Eventually, the NHTSA and IIHS’s crashworthiness findings led to safety legislation, which required automotive manufacturers to improve the front end crashworthiness of their vehicles. Over the years, changes in auto design and manufacturing processes have increased all cars’ abilities to withstand a front-end crash. In addition to seatbelts and airbags, manufacturers added front end crush zones. They also enclosed passenger compartments within protective safety cages. These safety enhancements save lives. Front-end collision deaths have dropped by 61 percent since the NHTSA’s original findings, but serious injuries and deaths still occur.

 

Front-End Safety Measures Don’t Always Prevent Front Occupant Injuries

A vehicle’s front crush zone is in the center 50 percent of the vehicle’s front end. While this safety enhancement protects front-seat passengers from center-front collisions, those aren’t the only types of head-on collisions that occur. Center-front protective structures provide minimal protection during front end accidents involving overlap or offset impacts. These right or left of center impacts don’t engage a car’s protective systems the way a center-front collision does.

The vehicle compartments that accommodate passenger extremities and lower body areas still have limited protections. When an accident-related intrusion distorts a vehicle’s instrument panels, wheel wells, floor pans, and other right or left front vehicle structures, these displacements can lead to fractured femurs, crushed ankles, injured knees, and other serious lower-extremity injuries.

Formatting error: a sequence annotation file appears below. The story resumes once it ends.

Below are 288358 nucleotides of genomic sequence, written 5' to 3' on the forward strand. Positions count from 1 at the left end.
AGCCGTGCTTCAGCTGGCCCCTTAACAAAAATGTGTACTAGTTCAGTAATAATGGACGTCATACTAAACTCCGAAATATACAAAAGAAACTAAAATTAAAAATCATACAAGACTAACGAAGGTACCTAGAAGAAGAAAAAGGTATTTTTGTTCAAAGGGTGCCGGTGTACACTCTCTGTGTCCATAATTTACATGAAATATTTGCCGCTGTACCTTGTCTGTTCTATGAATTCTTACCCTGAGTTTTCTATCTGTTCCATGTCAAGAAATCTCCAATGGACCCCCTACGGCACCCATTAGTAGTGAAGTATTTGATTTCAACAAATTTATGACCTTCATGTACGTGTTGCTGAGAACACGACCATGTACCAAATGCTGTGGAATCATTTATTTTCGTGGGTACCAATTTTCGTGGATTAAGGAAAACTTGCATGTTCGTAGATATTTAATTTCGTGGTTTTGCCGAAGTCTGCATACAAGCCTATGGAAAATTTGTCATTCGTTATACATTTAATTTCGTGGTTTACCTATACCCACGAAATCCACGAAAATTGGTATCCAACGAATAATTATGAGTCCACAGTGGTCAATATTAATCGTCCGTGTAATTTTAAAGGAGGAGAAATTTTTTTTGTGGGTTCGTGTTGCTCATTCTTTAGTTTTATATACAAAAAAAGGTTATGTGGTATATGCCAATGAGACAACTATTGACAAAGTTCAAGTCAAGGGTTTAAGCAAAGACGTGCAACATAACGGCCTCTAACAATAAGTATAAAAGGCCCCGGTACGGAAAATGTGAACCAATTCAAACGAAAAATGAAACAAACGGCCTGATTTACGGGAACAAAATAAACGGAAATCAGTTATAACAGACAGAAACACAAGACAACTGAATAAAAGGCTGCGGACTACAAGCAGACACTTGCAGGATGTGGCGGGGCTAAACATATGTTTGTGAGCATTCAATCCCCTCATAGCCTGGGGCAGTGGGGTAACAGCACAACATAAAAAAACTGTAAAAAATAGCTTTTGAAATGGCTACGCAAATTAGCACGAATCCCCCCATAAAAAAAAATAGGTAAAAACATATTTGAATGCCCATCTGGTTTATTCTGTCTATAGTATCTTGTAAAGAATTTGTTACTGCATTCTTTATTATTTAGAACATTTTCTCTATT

Vehicle occupants’ heads and upper bodies are also at risk. In many cases, airbags and seatbelts protect front-seat passengers from life-threatening upper body and head damage. But traumas still occur during collisions involving overlap and offset impacts.

Injuries also frequently happen in crashes with significantly mismatched vehicles. When the bumper of a larger vehicle is higher than a smaller car’s bumper or when large sized tires elevate a truck’s body above the other vehicle, a resulting mismatched vehicle crash can cause a hood or instrument intrusion into the upper part of the smaller car’s passenger compartment. Often, these types of head-on collisions diminish seat belt and airbag effectiveness. They can therefore lead to serious, catastrophic, and sometimes fatal upper-body injuries.

 

Who Pays Your Medical Bills When You’re Injured in a Head-On Collision?

Depending on your auto insurance coverage, your own auto insurer will pay your accident-related medical bills and out-of-pocket expenses after a crash. Under Pennsylvania’s Election of Tort Statute, § 1705, you choose how you will handle future auto-accident related injury claims before you buy a policy. Your insurance company must offer you one of two options:

 

Full tort: You have no waiting periods or tort thresholds to meet. You may make a liability claim or file a lawsuit against the other driver for all of your damages. You may recover non-economic losses such as pain, suffering, and emotional distress.

 

Limited tort: When you’re injured, your own insurance company pays your medical bills and other out-of-pocket medical expenses. Under Pennsylvania §1712, your company must offer you a minimum $5,000 medical benefit. You also have the right to purchase the following optional coverages:

  • Income loss benefit